For Doing God’s Will
Loving God, I cannot live without You. Help me to think and act rightly that I may always live as You would have me live. Teach me to recognize Your holy will, to search it out, and then to follow it with all my mind, heart, body and soul. If I should stray from the path You have set for me, direct me back, Loving God, and show me the way. Give me your grace daily that each day I may start anew to respond to You. Help me recognize Your hand in the daily events of my day, and in the people You have given me to love and sustain me. Holy God, Mighty God, may I live as You would have me live, this day and always. Amen.”
A Prayer for My Parish
“Holy Spirit, my Guide and Counselor, I ask your blessing in my parish. May our priests and other leaders continue to be living witnesses of your presence among us. May all of us grow spiritually and follow your gospel faithfully. In particular, may our weekly worship bind us closer to one another in faith and give you glory and praise. May each family, from the youngest to the oldest: each baby, each child, each teenager, each parent, each elderly one among us, be especially blessed by you. May all of our families truly be “little churches” that daily give you thanks and praise. Thank you for my parish; thank you for my faith. Amen.”
Wisdom teaches us that there are a variety of lifestyles we can take as we worship God. Not everyone can be an ascetic, not everyone a priest, etc. We must be open to God’s will in our lives. We need to heed God’s call and His will for our lives.
We have the story of the raising of the son of the widow from Nain. Realizing the plight of a sonless widow in that society, Jesus also restores life to a desperate widow. Luke also notes the reaction of the crowd. They break out in praise of God because a great prophet has arisen among them and God has looked with favor on His people. Often, when terrible things happen, like today’s gospel story or the recent hurricane, we sense the absence of God. By restoring the son to his mother, Jesus restores belief in the presence of God. Compassionate believers must communicate the presence of God in the world like those volunteers are doing to assist the victims of the storm.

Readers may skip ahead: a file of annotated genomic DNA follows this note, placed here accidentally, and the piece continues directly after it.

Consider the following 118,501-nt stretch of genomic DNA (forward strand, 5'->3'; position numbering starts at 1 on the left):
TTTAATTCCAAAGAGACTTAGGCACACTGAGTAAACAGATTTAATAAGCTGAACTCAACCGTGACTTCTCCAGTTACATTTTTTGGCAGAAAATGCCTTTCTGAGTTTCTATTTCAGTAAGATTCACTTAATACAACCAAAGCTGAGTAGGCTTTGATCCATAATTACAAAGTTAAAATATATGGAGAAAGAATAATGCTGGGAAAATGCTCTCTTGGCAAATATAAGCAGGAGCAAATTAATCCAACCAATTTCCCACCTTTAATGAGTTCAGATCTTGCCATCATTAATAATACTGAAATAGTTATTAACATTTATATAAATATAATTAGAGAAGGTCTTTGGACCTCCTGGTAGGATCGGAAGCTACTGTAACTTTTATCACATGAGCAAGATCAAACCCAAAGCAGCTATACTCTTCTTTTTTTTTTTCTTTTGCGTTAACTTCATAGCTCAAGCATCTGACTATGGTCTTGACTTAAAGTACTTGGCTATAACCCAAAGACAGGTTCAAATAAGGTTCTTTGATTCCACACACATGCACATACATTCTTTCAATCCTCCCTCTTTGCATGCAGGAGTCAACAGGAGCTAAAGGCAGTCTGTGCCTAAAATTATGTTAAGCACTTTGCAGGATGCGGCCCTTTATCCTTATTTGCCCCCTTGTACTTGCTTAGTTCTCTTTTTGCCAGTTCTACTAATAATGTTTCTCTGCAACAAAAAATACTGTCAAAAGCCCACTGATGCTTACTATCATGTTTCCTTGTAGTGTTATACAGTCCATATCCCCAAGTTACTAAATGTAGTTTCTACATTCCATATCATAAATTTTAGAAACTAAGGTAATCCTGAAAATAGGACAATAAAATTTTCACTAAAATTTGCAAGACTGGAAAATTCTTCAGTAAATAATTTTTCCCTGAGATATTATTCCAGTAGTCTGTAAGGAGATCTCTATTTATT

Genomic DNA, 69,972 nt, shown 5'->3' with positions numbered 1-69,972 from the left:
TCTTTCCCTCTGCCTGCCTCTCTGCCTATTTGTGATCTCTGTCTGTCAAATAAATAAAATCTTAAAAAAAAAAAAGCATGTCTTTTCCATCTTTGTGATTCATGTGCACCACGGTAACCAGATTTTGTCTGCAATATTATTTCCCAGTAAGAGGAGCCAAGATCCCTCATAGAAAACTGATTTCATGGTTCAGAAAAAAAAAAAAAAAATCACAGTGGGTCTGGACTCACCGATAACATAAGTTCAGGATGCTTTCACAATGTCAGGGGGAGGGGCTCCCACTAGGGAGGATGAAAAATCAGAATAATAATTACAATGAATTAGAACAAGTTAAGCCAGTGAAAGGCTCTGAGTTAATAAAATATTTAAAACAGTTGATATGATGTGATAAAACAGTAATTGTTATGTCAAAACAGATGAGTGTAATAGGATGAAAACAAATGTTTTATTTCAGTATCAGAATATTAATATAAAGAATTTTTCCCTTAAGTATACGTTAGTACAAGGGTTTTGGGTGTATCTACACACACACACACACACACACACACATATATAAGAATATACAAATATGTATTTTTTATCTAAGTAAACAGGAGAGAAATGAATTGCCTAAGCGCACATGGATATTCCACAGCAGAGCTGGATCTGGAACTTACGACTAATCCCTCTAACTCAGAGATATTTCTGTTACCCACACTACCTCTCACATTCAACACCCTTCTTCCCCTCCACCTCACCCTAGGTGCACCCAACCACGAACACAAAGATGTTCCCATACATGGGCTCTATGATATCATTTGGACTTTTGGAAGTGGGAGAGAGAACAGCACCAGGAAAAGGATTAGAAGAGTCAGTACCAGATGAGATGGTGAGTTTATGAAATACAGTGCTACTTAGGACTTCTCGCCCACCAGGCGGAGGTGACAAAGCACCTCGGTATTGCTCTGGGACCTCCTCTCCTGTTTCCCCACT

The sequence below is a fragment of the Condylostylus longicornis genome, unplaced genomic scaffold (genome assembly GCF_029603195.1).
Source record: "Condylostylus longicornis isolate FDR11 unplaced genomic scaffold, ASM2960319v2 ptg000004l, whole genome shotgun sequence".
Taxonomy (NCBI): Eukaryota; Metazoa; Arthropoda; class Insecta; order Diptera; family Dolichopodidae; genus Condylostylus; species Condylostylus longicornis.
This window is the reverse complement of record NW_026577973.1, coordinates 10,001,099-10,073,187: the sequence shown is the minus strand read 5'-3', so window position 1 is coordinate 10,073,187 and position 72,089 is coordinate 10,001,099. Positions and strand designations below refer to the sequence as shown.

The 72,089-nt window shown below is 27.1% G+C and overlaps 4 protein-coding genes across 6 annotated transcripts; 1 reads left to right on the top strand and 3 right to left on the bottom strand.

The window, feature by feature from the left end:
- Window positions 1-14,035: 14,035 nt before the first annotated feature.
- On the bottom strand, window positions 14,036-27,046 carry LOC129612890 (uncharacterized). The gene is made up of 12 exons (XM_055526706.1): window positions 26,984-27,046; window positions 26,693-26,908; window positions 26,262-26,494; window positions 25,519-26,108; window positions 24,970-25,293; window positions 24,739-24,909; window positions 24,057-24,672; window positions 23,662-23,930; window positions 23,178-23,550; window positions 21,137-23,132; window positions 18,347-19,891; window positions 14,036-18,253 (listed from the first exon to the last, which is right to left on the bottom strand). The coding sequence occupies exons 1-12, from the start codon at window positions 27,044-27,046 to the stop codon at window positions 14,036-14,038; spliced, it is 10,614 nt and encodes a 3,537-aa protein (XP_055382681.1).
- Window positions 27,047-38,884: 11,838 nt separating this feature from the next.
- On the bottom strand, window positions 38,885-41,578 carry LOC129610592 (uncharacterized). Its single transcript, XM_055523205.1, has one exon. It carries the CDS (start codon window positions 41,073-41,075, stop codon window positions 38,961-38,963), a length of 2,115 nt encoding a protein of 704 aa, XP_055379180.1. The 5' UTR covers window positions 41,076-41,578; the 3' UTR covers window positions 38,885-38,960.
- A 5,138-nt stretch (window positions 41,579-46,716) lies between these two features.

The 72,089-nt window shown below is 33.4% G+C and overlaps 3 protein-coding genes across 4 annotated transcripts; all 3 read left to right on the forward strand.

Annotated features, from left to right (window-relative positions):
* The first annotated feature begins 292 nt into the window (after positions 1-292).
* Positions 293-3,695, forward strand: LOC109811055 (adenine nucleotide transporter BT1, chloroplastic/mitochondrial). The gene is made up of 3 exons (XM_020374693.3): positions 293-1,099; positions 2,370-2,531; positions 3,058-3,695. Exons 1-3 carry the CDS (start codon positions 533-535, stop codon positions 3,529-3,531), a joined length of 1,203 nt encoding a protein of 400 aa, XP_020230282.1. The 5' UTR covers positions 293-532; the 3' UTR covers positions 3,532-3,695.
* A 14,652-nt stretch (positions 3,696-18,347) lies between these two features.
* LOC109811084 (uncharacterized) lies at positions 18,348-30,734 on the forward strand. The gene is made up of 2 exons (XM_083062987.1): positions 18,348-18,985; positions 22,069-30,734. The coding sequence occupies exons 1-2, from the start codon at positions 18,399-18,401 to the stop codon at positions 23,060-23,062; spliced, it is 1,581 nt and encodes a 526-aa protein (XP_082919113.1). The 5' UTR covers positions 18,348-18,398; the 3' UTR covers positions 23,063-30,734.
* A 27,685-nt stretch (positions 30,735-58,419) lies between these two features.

“As my day draws to a close, Loving God, I thank You for all the good things this day has brought. I thank You, too, for the challenges and difficulties, for these were opportunities for me to grow and change as You would have me do. Forgive me, please, for the times I have failed to walk in the footsteps of Jesus this day. Forgive me if I have hurt or offended anyone, and give me the courage to face my limitations. I need Your help and I rely on You. Without You who knows what I might do! May I rest in You this night, and may I fall asleep knowing that You hold me in Your loving embrace. May a good night’s sleep refresh me to begin anew tomorrow to love and serve You and others. Amen.”
Living a life of stewardship should be an everyday goal of everyone in the parish. And, it starts with prayer which takes us into God’s presence and prepares us to obey Him. Prayer softens our hearts and changes us so we desire to give more of our time and talents to others in our lives and parish. As we become more like Christ, we want to give back to the Church and to God as a “thank You” for the richness in blessings that we have received. “A spiritual life without prayer is like the Gospel without Christ.” (Henri Nowen)
This memorial falls one day after the Feast day of the Exaltation of the Cross and reminds us of Mary’s suffering during Jesus’ passion and death. Michelangelo’s Pieta and the hymn, Stabat Mater, are artistic representations of Mary’s grief.